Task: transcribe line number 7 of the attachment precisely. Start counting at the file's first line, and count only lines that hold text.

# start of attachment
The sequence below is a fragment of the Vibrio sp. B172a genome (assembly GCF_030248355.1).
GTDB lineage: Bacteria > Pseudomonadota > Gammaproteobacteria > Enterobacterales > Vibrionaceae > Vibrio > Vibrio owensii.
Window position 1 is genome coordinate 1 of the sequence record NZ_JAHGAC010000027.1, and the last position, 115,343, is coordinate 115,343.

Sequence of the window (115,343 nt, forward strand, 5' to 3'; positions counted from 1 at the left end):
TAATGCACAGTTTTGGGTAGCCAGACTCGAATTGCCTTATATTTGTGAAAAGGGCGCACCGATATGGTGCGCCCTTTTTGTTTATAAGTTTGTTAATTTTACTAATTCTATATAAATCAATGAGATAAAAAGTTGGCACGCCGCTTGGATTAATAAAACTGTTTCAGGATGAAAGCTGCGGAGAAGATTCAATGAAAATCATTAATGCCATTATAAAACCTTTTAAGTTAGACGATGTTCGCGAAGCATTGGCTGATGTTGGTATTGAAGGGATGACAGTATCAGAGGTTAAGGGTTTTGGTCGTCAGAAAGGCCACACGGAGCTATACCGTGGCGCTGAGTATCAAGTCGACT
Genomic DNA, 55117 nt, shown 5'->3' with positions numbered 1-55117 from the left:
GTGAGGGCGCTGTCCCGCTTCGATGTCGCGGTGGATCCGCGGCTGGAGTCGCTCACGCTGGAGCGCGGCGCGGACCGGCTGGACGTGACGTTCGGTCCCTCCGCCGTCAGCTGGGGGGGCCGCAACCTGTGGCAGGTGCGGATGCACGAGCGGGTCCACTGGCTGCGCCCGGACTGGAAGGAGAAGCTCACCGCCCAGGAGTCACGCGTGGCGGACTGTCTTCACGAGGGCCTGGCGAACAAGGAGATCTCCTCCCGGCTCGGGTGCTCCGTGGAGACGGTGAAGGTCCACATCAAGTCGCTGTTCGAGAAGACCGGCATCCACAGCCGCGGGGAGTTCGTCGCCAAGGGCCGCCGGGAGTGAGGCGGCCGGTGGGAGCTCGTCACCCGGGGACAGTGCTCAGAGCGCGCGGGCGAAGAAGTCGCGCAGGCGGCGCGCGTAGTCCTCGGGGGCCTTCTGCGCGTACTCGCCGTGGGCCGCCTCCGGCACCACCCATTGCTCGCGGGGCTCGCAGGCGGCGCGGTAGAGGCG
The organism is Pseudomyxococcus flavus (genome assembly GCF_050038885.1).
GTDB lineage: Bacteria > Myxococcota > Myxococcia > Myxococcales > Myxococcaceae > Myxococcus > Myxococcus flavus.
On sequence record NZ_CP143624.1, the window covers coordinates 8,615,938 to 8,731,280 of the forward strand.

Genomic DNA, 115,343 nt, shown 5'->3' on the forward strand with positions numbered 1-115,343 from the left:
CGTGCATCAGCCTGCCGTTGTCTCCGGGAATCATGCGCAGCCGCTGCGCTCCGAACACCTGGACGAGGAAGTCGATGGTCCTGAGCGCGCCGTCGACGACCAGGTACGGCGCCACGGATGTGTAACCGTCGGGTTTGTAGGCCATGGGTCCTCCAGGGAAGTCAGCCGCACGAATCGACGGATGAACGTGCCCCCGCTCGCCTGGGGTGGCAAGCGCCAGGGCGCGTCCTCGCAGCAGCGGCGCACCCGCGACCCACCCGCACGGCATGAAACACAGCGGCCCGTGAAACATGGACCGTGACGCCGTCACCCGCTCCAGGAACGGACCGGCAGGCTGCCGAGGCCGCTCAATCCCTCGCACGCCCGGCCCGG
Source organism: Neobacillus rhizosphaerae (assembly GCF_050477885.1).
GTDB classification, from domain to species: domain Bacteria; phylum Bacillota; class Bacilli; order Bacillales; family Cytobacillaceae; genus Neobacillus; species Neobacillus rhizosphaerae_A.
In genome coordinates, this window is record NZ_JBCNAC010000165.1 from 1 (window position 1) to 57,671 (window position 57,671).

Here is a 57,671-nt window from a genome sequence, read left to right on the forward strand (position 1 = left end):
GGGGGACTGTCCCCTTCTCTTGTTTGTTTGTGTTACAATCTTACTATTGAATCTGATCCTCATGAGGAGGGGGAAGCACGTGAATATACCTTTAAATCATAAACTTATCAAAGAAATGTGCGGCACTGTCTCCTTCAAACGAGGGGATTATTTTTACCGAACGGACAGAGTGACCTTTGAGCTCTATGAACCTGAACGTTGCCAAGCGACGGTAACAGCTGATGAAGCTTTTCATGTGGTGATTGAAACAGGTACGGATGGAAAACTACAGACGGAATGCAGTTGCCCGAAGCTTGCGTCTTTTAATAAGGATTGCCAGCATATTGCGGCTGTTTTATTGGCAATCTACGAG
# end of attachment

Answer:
GTGAGGGCGCTGTCCCGCTTCGATGTCGCGGTGGATCCGCGGCTGGAGTCGCTCACGCTGGAGCGCGGCGCGGACCGGCTGGACGTGACGTTCGGTCCCTCCGCCGTCAGCTGGGGGGGCCGCAACCTGTGGCAGGTGCGGATGCACGAGCGGGTCCACTGGCTGCGCCCGGACTGGAAGGAGAAGCTCACCGCCCAGGAGTCACGCGTGGCGGACTGTCTTCACGAGGGCCTGGCGAACAAGGAGATCTCCTCCCGGCTCGGGTGCTCCGTGGAGACGGTGAAGGTCCACATCAAGTCGCTGTTCGAGAAGACCGGCATCCACAGCCGCGGGGAGTTCGTCGCCAAGGGCCGCCGGGAGTGAGGCGGCCGGTGGGAGCTCGTCACCCGGGGACAGTGCTCAGAGCGCGCGGGCGAAGAAGTCGCGCAGGCGGCGCGCGTAGTCCTCGGGGGCCTTCTGCGCGTACTCGCCGTGGGCCGCCTCCGGCACCACCCATTGCTCGCGGGGCTCGCAGGCGGCGCGGTAGAGGCG